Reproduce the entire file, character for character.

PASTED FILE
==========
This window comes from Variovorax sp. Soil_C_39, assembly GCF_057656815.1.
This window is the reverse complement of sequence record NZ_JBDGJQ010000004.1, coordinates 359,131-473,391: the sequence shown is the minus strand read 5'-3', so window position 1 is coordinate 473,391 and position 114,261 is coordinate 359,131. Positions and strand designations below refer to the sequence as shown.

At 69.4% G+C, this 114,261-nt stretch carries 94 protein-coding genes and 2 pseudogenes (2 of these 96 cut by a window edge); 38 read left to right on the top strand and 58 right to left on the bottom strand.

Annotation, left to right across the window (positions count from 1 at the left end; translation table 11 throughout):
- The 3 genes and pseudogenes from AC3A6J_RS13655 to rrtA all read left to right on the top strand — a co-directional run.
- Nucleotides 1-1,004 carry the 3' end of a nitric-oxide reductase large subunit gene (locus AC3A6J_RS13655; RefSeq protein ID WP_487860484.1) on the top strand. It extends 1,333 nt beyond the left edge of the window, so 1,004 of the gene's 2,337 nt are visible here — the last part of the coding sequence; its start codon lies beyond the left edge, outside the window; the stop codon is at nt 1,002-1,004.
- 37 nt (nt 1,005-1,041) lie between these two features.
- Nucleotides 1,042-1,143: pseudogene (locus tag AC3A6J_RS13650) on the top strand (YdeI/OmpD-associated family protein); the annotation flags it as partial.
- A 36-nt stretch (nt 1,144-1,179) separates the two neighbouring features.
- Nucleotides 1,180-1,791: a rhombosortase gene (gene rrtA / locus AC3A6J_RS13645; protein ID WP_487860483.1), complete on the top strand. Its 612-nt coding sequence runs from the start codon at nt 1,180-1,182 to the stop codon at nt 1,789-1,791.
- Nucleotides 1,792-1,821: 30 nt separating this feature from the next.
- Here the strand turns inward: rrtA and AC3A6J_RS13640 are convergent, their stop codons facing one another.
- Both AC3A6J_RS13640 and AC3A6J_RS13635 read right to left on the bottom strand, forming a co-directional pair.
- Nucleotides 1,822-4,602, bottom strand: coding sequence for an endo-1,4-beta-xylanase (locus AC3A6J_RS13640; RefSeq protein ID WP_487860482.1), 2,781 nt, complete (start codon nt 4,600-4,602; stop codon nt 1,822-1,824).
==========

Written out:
This window comes from Variovorax sp. Soil_C_39, assembly GCF_057656815.1.
This window is the reverse complement of sequence record NZ_JBDGJQ010000004.1, coordinates 359,131-473,391: the sequence shown is the minus strand read 5'-3', so window position 1 is coordinate 473,391 and position 114,261 is coordinate 359,131. Positions and strand designations below refer to the sequence as shown.

At 69.4% G+C, this 114,261-nt stretch carries 94 protein-coding genes and 2 pseudogenes (2 of these 96 cut by a window edge); 38 read left to right on the top strand and 58 right to left on the bottom strand.

Annotation, left to right across the window (positions count from 1 at the left end; translation table 11 throughout):
- The 3 genes and pseudogenes from AC3A6J_RS13655 to rrtA all read left to right on the top strand — a co-directional run.
- Nucleotides 1-1,004 carry the 3' end of a nitric-oxide reductase large subunit gene (locus AC3A6J_RS13655; RefSeq protein ID WP_487860484.1) on the top strand. It extends 1,333 nt beyond the left edge of the window, so 1,004 of the gene's 2,337 nt are visible here — the last part of the coding sequence; its start codon lies beyond the left edge, outside the window; the stop codon is at nt 1,002-1,004.
- 37 nt (nt 1,005-1,041) lie between these two features.
- Nucleotides 1,042-1,143: pseudogene (locus tag AC3A6J_RS13650) on the top strand (YdeI/OmpD-associated family protein); the annotation flags it as partial.
- A 36-nt stretch (nt 1,144-1,179) separates the two neighbouring features.
- Nucleotides 1,180-1,791: a rhombosortase gene (gene rrtA / locus AC3A6J_RS13645; protein ID WP_487860483.1), complete on the top strand. Its 612-nt coding sequence runs from the start codon at nt 1,180-1,182 to the stop codon at nt 1,789-1,791.
- Nucleotides 1,792-1,821: 30 nt separating this feature from the next.
- Here the strand turns inward: rrtA and AC3A6J_RS13640 are convergent, their stop codons facing one another.
- Both AC3A6J_RS13640 and AC3A6J_RS13635 read right to left on the bottom strand, forming a co-directional pair.
- Nucleotides 1,822-4,602, bottom strand: coding sequence for an endo-1,4-beta-xylanase (locus AC3A6J_RS13640; RefSeq protein ID WP_487860482.1), 2,781 nt, complete (start codon nt 4,600-4,602; stop codon nt 1,822-1,824).